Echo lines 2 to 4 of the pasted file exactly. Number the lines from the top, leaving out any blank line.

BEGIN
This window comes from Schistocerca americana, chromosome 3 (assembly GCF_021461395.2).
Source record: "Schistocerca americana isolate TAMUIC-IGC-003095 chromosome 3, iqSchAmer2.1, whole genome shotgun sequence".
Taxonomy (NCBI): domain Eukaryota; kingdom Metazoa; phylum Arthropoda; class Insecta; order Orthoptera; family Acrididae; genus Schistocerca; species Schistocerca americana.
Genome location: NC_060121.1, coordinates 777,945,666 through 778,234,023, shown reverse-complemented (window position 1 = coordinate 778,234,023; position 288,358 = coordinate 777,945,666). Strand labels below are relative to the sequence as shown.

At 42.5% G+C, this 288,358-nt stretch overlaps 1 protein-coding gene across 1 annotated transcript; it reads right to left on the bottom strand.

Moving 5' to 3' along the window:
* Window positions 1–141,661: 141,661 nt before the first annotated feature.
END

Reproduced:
Source record: "Schistocerca americana isolate TAMUIC-IGC-003095 chromosome 3, iqSchAmer2.1, whole genome shotgun sequence".
Taxonomy (NCBI): domain Eukaryota; kingdom Metazoa; phylum Arthropoda; class Insecta; order Orthoptera; family Acrididae; genus Schistocerca; species Schistocerca americana.
Genome location: NC_060121.1, coordinates 777,945,666 through 778,234,023, shown reverse-complemented (window position 1 = coordinate 778,234,023; position 288,358 = coordinate 777,945,666). Strand labels below are relative to the sequence as shown.